Zealand Phar­ma blue­prints an $86M IPO on Nas­daq as it ma­neu­vers its way in­to PhI­II

Copen­hagen-based Zealand Phar­ma is fol­low­ing a clear­ly blazed trail from Eu­rope to Nas­daq in search of an IPO that can help fund a pair of late-stage drugs.

Fol­low­ing the up­beat re­sults for AC Im­mune (Switzer­land) $ACIU and Ar­genx (Bel­gium) $ARGX ear­li­er this year, the Dan­ish biotech filed an F-1 for an $86 mil­lion IPO.

Zealand out­li­censed lixise­n­atide to Sanofi and now has high hopes for two drugs head­ed in­to Phase III test­ing. The biotech, though, will have con­sid­er­able ex­plain­ing to do to woo in­vestors to their Nas­daq play. A month ago the Swiss biotech re­turned rights to el­siglu­tide for the treat­ment of chemother­a­py-in­duced di­ar­rhea af­ter it failed a key Phase IIb study last year.

Zealand has had more suc­cess with dasiglucagon, a sta­ble glucagon ana­log that Zealand has now hus­tled in­to a Phase III study as a res­cue ther­a­py for se­vere hy­po­glycemia.

An­oth­er drug, glepaglu­tide, al­so re­cent­ly wrapped a Phase II study for pa­tients with short bow­el syn­drome. A few weeks ago the com­pa­ny said that the drug had met the pri­ma­ry end­point — re­duc­ing fe­cal wet weight out­put — in SBS, set­ting up a Phase III ex­pect­ed to start next year.

We’re now in the mid­dle of a brisk run of new biotech IPOs, as ex­ecs get more en­thused by a hot mar­ket and the ex­am­ples of some stel­lar of­fer­ings that have hit in re­cent weeks. It’s not like the go-go years of 2013 and 2014, but af­ter a lengthy lean stretch the mar­ket is now once again pump­ing hun­dreds of mil­lions of dol­lars in­to new com­pa­nies. There are no guar­an­tees how long this win­dow will stay open, so look for more fil­ings in the days ahead as biotech CEOs dust off their IPOs and head out for a road show.

BiTE® Plat­form and the Evo­lu­tion To­ward Off-The-Shelf Im­muno-On­col­o­gy Ap­proach­es

Despite rapid advances in the field of immuno-oncology that have transformed the cancer treatment landscape, many cancer patients are still left behind.1,2 Not every person has access to innovative therapies designed specifically to treat his or her disease. Many currently available immuno-oncology-based approaches and chemotherapies have brought long-term benefits to some patients — but many patients still need other therapeutic options.3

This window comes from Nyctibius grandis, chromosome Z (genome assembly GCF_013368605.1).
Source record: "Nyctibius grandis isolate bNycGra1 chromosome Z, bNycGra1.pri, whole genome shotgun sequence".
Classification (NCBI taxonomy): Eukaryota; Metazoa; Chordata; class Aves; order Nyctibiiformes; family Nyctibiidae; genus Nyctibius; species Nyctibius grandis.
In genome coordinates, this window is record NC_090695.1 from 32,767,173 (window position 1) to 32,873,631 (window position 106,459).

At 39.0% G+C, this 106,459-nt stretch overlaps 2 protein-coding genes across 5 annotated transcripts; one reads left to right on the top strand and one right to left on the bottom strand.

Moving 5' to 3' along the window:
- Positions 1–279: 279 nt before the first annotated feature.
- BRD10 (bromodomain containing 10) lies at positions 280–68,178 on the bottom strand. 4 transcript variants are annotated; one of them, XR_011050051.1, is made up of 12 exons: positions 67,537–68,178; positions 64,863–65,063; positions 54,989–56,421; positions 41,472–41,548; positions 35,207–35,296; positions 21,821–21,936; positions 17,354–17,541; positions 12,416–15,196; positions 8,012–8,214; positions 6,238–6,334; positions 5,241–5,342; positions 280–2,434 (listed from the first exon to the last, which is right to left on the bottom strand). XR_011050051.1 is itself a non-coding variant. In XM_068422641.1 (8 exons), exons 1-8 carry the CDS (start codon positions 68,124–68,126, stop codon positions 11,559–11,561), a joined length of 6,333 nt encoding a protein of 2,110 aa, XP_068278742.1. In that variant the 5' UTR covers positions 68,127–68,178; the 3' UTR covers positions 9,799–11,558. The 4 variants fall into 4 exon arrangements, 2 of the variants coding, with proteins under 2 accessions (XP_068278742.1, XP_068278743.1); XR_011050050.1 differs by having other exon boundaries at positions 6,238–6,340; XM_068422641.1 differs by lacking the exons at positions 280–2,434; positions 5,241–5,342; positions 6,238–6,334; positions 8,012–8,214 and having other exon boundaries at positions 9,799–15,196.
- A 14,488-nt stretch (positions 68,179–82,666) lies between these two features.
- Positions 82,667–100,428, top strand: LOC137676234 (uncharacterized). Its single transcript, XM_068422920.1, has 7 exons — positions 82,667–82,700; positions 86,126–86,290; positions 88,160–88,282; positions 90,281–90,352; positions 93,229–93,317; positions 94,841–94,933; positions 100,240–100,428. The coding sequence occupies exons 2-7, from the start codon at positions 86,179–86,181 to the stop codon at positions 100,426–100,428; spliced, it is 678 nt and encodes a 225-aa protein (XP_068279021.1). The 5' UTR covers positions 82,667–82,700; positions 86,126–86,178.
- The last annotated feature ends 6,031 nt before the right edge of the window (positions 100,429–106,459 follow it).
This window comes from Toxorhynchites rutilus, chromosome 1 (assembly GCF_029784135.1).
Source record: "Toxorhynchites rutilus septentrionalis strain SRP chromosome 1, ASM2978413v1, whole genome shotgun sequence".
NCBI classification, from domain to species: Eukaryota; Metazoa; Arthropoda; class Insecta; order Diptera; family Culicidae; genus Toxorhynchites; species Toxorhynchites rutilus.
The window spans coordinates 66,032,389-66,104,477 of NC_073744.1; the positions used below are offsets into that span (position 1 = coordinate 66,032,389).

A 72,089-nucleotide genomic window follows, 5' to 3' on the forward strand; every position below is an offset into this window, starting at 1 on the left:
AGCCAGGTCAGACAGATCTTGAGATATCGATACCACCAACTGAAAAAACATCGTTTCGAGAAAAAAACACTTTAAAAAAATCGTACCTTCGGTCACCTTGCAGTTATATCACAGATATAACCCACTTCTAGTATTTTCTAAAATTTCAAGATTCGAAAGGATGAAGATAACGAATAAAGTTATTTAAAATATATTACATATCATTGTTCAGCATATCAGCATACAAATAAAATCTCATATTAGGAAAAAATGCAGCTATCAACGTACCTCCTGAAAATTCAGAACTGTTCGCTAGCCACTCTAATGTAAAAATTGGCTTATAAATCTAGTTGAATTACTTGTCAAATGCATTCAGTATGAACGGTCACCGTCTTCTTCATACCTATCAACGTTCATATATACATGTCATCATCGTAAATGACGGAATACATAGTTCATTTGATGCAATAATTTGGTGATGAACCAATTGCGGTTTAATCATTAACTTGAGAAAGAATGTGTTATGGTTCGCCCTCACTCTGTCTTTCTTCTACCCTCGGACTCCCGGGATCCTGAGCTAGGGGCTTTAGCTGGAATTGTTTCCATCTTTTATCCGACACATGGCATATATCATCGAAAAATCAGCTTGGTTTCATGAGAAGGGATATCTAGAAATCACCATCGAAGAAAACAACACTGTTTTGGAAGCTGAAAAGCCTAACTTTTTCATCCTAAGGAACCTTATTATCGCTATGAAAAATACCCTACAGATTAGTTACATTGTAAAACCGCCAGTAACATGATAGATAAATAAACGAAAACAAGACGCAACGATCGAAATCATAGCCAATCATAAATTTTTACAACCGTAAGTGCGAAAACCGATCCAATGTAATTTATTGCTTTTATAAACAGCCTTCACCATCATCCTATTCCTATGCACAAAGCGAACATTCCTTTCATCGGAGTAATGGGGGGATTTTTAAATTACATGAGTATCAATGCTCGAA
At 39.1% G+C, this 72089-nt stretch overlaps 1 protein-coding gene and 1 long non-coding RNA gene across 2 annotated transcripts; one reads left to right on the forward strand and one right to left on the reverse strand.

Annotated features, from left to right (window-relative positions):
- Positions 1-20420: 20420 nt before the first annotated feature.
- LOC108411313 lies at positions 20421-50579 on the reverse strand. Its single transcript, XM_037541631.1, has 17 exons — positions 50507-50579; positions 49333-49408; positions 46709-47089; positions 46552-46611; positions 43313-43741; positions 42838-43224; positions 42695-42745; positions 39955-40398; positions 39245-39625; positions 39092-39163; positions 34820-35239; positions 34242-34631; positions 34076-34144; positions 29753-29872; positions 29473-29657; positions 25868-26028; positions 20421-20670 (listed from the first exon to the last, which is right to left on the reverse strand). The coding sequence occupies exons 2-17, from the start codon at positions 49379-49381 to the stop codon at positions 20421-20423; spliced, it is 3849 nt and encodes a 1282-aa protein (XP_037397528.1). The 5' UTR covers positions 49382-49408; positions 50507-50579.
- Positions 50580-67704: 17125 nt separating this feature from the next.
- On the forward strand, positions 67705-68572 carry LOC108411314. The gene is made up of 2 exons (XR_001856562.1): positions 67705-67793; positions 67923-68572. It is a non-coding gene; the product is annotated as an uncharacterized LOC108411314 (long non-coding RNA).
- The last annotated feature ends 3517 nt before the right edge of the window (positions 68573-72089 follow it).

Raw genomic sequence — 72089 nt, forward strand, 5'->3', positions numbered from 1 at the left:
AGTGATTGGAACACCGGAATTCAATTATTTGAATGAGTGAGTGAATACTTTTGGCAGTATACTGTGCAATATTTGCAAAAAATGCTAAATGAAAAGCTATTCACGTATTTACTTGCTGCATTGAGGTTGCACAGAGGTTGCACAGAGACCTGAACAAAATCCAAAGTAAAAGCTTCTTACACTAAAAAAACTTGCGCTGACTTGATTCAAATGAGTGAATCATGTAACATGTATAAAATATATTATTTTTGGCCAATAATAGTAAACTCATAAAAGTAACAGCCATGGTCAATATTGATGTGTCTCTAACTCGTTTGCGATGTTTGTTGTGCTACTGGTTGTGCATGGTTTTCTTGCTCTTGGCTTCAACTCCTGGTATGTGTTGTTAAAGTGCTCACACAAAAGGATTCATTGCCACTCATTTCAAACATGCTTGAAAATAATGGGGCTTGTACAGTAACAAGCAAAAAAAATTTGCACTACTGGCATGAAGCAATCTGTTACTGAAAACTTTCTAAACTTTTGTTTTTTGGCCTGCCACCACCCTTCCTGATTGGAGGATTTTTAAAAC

Michael Gladstone, partner at Atlas Venture

At­las rais­es new $400M fund amid spree of VC rais­es. Here’s what they’ll spend it on

You can add another few hundred million to the now Montana-sized reservoir of cash biotech VCs have raised since the WHO declared Covid-19 a pandemic.

Atlas Venture, the prominent Kendall Square incubator, has raised $400 million for its twelfth biotech fund, their first in 3 years. After a string of mammoth new raises from other major VCs in April and May, the total pot now stands between $5 billion and $6 billion, depending on how you slice it.

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President Donald Trump (left) and Moncef Slaoui, head of Operation Warp Speed (Alex Brandon, AP Images)

UP­DAT­ED: White House names fi­nal­ists for Op­er­a­tion Warp Speed — with 5 ex­pect­ed names and one no­table omis­sion

A month after word first broke of the Trump Administration’s plan to rapidly accelerate the development and production of a Covid-19 vaccine, the White House has selected the five vaccine candidates they consider most likely to succeed, The New York Times reported.

Most of the names in the plan, known as Operation Warp Speed, will come as little surprise to those who have watched the last four months of vaccine developments: Moderna, which was the first vaccine to reach humans and is now the furthest along of any US effort; J&J, which has not gone into trials but received around $500 million in funding from BARDA earlier this year; the joint AstraZeneca-Oxford venture which was granted $1.2 billion from BARDA two weeks ago; Pfizer, which has been working with the mRNA biotech BioNTech; and Merck, which just entered the race and expects to put their two vaccine candidates into humans later this year.

Is a pow­er­house Mer­ck team prepar­ing to leap past Roche — and leave Gilead and Bris­tol My­ers be­hind — in the race to TIG­IT dom­i­na­tion?